OK – let’s take a look at Heap Corruption and using Pageheap.exe for troubleshooting.  First, let’s define what heap corruption is.  Simply put, heap corruption is a situation that occurs whenever misbehaving code corrupts the data heap.  One of the most common causes of heap corruption is to write beyond the bounds of a memory allocation.  This can corrupt the memory directly before and / or after the allocated bytes.  Heap corruption may also occur when an application attempts to write to a block of memory that has already been freed.  When this occurs, and the application crashes, one of the first things we do is look at the dump file.

If you remember our post on Basic Debugging of an Application Crash, you can run the !analyze -v command to have the debugger perform a quick analysis in debug mode.  When you have a crash caused by heap corruption, you may see information like this returned:

FOLLOWUP_NAME:  wintriag
MODULE_NAME: heap_corruption
IMAGE_NAME:  heap_corruption
ADDITIONAL_DEBUG_TEXT:  Enable Pageheap/AutoVerifer
SYMBOL_NAME:  heap_corruption!heap_corruption
BUCKET_ID:  APPLICATION_FAULT_HEAP_CORRUPTION_heap_corruption!heap_corruption

When we are investigating a heap corruption issue we can use Pageheap to help find the corruption.  Pageheap introduces a software validation layer (Page heap manager) between the application and the system that verifies all dynamic memory operations (allocations, deallocations etc).  When using Pageheap there are two methods to identify the corruption; full-page heap or normal page heap.

Full-Page heap places a non-accessible page at the end of the allocation.  Full-page heap is enabled for individual processes.  For large processes, full-page heap is enabled under limited processes.  This is due to the high memory requirements.  Full-page heap cannot be enabled system-wide because of the difficulties in evaluating the correct page file size.  If system-wide full-page heap were enabled, and the page file was too small, the system would not boot.  The advantage of using full-page heap is that a process will access violate (AV) exactly at the point of failure.

Normal page heap checks fill patterns when the block gets freed.  Normal page heap can be used for testing large-scale process without the high memory consumption overhead of full-page heap.  However, normal page heap delays detection until the blocks are freed – thus failures are more difficult to debug.

When full page heap is enabled, guard pages are used and buffer overrun/underrun are caught instantly as the program will access violate at the point of overrun/underrun.  These failures are easy to debug because the current stack trace points directly to the broken code.  If normal page heap is used or the corruption happens in the small fill pattern at end of buffer for alignment reasons the corruption will be detected only when the block is freed.  To make life easier in such cases the page heap manager places a header before all allocations (full and normal).  This header contains a few valuable bits of information (owning heap, user requested size and stack trace for the allocation in some cases).  The structure of the full and normal page heap blocks is shown below (this is taken from the MSDN Article: The Structure of a Page Heap Block):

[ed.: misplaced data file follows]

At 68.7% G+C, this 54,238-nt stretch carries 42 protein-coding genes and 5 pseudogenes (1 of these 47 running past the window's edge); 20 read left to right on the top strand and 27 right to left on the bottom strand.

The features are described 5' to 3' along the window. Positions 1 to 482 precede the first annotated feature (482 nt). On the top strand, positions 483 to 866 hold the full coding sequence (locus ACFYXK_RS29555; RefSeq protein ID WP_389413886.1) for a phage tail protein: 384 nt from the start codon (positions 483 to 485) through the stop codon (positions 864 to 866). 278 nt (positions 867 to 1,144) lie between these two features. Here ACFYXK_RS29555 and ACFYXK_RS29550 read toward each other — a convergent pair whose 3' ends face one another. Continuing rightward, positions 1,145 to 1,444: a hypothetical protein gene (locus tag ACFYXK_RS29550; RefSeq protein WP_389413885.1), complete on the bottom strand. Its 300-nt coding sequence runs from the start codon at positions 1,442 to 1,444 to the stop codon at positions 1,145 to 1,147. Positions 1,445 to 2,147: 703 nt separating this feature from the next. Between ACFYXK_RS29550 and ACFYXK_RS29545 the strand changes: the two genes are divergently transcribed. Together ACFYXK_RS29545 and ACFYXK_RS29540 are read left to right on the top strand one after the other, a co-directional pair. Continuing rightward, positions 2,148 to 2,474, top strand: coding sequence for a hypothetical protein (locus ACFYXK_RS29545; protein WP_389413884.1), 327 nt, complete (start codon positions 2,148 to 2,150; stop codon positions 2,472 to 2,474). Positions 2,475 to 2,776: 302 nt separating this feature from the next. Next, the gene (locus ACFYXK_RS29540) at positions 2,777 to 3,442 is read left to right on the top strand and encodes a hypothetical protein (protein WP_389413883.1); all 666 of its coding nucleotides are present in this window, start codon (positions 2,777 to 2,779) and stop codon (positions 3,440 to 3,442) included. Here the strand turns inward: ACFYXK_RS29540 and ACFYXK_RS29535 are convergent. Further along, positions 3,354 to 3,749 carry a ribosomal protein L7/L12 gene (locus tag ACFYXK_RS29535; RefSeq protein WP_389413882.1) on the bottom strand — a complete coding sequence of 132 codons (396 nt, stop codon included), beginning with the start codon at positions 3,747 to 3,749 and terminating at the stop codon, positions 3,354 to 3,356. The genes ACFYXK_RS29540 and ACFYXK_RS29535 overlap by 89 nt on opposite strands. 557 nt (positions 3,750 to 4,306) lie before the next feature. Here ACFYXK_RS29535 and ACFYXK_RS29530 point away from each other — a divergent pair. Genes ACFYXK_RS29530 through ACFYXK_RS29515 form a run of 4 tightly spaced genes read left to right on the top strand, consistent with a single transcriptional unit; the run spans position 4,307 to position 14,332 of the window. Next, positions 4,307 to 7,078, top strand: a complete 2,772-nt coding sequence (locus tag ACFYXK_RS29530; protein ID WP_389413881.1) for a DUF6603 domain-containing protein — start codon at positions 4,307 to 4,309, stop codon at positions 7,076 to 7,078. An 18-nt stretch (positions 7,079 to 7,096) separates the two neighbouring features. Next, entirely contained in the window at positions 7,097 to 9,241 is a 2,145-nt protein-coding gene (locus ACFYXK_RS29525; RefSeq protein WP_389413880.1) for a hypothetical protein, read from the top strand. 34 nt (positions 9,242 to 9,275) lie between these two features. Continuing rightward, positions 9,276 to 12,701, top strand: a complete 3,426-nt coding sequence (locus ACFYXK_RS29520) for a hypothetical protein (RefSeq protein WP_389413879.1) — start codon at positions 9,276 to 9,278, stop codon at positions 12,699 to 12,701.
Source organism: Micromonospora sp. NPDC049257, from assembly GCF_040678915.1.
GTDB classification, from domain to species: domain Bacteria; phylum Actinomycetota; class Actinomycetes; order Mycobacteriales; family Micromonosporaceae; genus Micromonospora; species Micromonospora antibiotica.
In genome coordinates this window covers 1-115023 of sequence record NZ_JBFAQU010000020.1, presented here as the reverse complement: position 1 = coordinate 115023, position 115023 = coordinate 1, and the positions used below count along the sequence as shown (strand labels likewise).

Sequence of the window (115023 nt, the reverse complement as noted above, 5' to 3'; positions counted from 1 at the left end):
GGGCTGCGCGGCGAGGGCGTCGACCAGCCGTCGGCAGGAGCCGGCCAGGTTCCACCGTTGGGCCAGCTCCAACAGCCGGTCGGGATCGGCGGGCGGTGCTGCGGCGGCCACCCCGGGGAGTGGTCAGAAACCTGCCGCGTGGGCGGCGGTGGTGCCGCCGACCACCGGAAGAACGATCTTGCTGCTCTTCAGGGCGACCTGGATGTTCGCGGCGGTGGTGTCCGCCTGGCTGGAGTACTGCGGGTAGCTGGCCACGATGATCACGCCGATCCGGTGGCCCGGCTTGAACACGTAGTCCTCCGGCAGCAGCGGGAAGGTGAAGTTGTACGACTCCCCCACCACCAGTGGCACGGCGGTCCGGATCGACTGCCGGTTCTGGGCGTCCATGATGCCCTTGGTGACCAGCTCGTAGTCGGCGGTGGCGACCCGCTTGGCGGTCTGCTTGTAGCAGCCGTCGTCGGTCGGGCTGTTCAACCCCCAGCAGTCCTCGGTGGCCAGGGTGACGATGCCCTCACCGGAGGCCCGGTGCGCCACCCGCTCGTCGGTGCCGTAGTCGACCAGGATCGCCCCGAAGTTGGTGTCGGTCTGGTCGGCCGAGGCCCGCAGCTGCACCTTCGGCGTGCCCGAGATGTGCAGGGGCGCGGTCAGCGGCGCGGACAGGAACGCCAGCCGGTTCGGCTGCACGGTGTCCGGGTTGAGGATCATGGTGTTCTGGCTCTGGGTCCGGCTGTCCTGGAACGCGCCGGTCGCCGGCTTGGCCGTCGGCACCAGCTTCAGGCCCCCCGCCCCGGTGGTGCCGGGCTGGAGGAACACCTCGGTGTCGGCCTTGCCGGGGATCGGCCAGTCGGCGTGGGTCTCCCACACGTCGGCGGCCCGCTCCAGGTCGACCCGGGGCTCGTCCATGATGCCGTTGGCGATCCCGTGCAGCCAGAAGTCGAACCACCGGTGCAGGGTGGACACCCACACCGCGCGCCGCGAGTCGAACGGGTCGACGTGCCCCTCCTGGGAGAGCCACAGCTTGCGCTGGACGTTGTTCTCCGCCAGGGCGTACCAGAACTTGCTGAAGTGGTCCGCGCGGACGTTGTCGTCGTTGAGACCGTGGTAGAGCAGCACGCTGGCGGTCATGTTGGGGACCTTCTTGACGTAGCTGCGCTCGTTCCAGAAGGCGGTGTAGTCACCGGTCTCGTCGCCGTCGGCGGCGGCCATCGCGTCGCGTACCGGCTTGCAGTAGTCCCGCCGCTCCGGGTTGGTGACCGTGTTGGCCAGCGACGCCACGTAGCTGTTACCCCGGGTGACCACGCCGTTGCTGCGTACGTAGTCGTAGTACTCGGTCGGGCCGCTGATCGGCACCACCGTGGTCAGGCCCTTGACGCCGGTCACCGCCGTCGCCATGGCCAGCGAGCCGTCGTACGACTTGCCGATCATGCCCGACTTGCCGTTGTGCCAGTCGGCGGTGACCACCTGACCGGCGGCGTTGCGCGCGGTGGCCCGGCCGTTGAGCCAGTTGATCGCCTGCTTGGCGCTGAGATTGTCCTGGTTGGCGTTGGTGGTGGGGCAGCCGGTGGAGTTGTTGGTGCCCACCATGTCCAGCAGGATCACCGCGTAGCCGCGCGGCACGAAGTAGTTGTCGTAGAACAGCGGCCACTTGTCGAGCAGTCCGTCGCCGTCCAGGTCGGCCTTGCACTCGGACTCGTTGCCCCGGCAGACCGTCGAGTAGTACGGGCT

Normal page heap block structure

Full page heap block structure

To enable page heap for a single process, we use the Gflags.exe utility via the command line.  The usage is very simple:

  • To enable page heap for a process (in this case the spooler): Gflags.exe -p /enable spoolsv.exe
  • To disable page heap for a process (again, using the spooler): Gflags.exe -p /disable spoolsv.exe
  • To list all programs that have Pageheap verification enabled: Gflags.exe -p

To control system-wide page heap, we also use the Gflags.exe utility as follows – both of the commands below require a system restart to take effect:

  • Enable system-wide normal page heap: Gflags.exe -r +hpa
  • Disable system-wide normal page heap: Gflags.exe -r -hpa

To see a complete list of parameters for the Gflags.exe utility, simply run gflags.exe -? at the command prompt.  Gflags also has a GUI interface through which the options for page heap can be set.  The GUI interface can be accessed by running gflags.exe with no parameters.

Well, that brings us to the end of this post.  Until next time …

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CC Hameed